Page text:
The Mind Sweep
The best way to regain control and perspective is to clear your head of all your tasks, events, ideas, projects and commitments. It's important to write them down or they'll create distracting thoughts that prevent you from focusing on the task at hand. The mind can't release all these thoughts until they are safely parked for retrieval at some point. Capturing, defining and categorizing every item on your mind is a simple but profound technique to free yourself for creativity.
Capture It All
Create a master list in random order, logging all your projects and tasks in a notebook or a computer document or app. The key word is all. Capture everything on your mind no matter how large or small the item. This is not to be confused with a daily list which includes just a few items for each day. Another method is to write each item on a separate piece of paper and place them in your inbox so you can review them later one at a time. You will organize and prioritize these items later. Index cards work well for this. The important thing is to capture everything going on your world, small and large, in a container or bucket. The inbox or master list is the container for all items whether it's writing a book or stocking up on cat food. I use both methods, capturing in my inbox daily and logging into the master list weekly.
Batching is Best
If you have a number of calls to make, or errands to run, batch them so you can get them all done quickly. When leaving a voice mail, let the person know the best time to reach you and repeat your phone number twice, at the start of the message and at the end. When doing errands, plan your route strategically, with all errands in each neighborhood.
Projects vs. Tasks
A project is more than one step or task. Tasks can be more easily completed. If a task takes two minutes or less, do it now and cross it off your list. If there are many such two-minute tasks, schedule an hour to do as many of them as you can. You'll get a burst of energy knowing how much you've done, and you will be moving things forward as responses come in.
If a project looms large, planning is essential. Chunk each project into small steps, writing every thought or idea, even the very smallest detail, without worrying about the order. You can prioritize the steps later. This form of brainstorming uncovers new ideas, challenges and steps that will come into play. Each project may be more complex than originally anticipated so patience may be required. Every minute in planning saves ten in doing. During the discovery, you'll capture many of the tasks required and gain perspective on what it takes to complete the project.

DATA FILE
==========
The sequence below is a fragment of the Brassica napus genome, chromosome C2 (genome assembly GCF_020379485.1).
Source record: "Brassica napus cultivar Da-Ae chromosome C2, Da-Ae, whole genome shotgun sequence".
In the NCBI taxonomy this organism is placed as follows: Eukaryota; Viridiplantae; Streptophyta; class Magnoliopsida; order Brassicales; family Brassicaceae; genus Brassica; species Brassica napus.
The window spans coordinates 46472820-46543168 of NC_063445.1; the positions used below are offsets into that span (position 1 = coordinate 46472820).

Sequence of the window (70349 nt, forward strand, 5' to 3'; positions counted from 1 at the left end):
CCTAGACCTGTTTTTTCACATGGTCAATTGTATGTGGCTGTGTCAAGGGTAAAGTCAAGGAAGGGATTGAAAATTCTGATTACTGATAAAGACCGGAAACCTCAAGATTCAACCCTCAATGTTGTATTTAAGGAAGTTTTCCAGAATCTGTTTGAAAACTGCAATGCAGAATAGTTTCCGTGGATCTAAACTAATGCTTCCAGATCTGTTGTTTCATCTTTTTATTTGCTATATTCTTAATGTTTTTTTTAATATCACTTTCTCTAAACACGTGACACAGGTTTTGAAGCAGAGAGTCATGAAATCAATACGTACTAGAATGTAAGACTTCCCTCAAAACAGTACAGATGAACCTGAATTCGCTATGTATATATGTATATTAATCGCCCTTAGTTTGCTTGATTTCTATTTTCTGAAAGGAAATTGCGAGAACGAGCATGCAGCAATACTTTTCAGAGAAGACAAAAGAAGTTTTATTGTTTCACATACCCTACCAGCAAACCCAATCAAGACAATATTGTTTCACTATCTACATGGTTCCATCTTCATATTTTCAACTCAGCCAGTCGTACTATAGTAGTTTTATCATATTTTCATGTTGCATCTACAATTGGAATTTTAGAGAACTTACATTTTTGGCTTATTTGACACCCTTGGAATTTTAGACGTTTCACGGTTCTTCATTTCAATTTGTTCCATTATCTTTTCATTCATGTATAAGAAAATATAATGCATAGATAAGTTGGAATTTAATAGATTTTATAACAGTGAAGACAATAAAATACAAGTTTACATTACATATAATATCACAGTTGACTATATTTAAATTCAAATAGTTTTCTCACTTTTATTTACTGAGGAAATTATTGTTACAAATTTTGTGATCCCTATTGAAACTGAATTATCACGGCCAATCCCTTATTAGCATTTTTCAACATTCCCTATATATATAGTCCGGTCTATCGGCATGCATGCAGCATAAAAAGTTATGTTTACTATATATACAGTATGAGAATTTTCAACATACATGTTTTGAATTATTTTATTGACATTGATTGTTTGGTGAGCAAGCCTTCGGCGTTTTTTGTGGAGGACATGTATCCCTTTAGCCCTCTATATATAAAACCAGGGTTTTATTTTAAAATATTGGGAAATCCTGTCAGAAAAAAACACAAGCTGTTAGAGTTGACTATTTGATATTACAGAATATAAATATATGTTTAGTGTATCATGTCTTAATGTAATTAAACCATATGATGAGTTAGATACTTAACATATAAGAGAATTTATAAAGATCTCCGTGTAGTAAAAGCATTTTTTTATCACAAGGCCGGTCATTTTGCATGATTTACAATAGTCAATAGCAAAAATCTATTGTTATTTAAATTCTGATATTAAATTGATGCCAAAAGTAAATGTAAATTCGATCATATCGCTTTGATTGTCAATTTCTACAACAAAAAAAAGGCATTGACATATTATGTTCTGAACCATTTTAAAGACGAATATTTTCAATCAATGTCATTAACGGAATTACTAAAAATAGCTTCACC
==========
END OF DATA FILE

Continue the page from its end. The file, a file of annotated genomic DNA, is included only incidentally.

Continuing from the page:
A Not-So-Simple Project
I need to have my desk chair fixed. Sounds simple, right? It was anything but simple. First, I had to do research online to find the maker (step 1) and then a call to the manufacturer, Herman Miller (2). Once I had two recommendations, I made calls (3 & 4) and played phone tag (multiple steps). I listened to voice mails and called again (5 & 6). Once I reached each and discussed the project (7 & 8), I was asked for the name of the chair and photos of the label and missing part. I searched for the chair online on the Herman Miller site (9), grabbed two photos from the website that clearly showed my chair (10), took several photos on my IPhone of the label and the area where the bolt was missing (11), uploaded the photos to my computer (12). Then I emailed the photos to each vendor (13 & 14) and waited for estimates. Once I reviewed the estimates (15), and called to ask a question (16) I make a decision on which vendor to hire (17), and they order the parts. Then they call to let me know when the parts arrive. More phone tag and voice mails. Next, I call back to schedule a time (18) so they can come to the home office and finally repair the chair. Eighteen steps later, my chair is whole again. Each step isn't difficult but there are many actions and decisions involved in even a simple project.
Multiply that by dozens or even hundreds of projects we juggle. No wonder our brains go into overwhelm. Planning and organization help sort out some of the complexity of life and work.
Often it's challenging to start a project. We procrastinate when it's difficult or overwhelming. If we simply start on one step – any part of the project – we get a surge of confidence as we realize step-by-step it's easier than anticipated. Most projects loom large until we break them down into bite-size chunks. Once you begin, it's easier to attack it next time. Inch by inch, it's a cinch. Sometimes once you start, you can even move forward and get into the flow.
My Talks: Paper Piles & Decluttering
I recently spoke to a lovely group of residents at the Lincoln House Outreach community. LHO is a NORC, a naturally occurring retirement community. The first talk featured paper and how it seems to multiply when we're not looking. The second talk focused on clutter, how it comes in every day, and the benefits of decluttering to your stress level, health, and productivity. Finally, we talked about the steps involved to declutter any space. Like any large project, it needs to be planned, chunked and executed in small stages.
I'm always on the lookout for organizations where I might speak. If you know of one, please let me know.
For those of you who have challenges with time (and who doesn't) I recorded a podcast called "Time is On Your Side" on a site called "It's All About Women." (It's just as relevant to men.) This site features therapists and other professionals giving support, inspiration and guidance. Let me know how you like the podcast. Here's the link:
Connect with me on Twitter, LinkedIn and Facebook.
If you need organizing help for your projects, I'm here.